that can impact them for life.

Encourage moments of celebration. Talk about kids’ positive
actions. Listen actively — mirror what the child says to you.
Respond to the child’s words and actions. It’s true for adults and
children — to know we’ve been heard brings value to our soul.
Begin today — you’ll be amazed how the child responds.

Time spent equals self-worth.

My son, Daniel, wanted to play Monopoly at age 6. His 8-year-old
sister, Savannah, was old enough to understand the game but Daniel
wasn’t. Yet Daniel insisted that we play — so we did. At times,
I’d ask Daniel if he was bored and his immediate response was, “No,
I’m having fun.” Then he’d frequently add, “Can we play for several
more hours?” I pondered his words and thought, What’s Daniel
communicating to me? He looks bored and confused, but he wants to
torment himself for a couple more hours?

I realized that time spent with Daniel, regardless of the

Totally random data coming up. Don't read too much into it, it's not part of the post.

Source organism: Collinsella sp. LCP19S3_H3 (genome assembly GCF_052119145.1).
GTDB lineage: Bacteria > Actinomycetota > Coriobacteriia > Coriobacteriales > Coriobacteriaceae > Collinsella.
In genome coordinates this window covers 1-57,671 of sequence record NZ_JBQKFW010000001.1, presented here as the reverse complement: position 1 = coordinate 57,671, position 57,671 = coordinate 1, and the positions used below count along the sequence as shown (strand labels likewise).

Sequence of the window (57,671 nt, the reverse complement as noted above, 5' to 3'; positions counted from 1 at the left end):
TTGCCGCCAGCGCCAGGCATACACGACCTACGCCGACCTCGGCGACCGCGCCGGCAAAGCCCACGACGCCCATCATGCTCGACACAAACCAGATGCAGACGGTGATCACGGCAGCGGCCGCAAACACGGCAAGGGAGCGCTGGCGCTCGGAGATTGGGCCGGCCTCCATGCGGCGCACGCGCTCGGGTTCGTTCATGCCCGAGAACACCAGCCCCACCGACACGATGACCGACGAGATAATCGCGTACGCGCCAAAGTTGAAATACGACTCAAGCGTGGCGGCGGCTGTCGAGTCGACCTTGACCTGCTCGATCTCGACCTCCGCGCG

activity, meant more to him than understanding the game. He found
pleasure and fulfillment spending time with his family. Our
presence — not Monopoly — gave him value as a person. Jesus
frequently expressed this sentiment by reassuring his disciples of
his constant presence; we can do the same for all children.

How does this work with troubled children? It’s simple — spend
time together. If a child is on the floor playing, sit beside him
or her. Listen to the lesson as if for the first time. Be
enthusiastic. Support the child in actions and words. Remember:
Kids never get enough love. They’re like sponges continually
soaking up praise. Never underestimate the value of the time you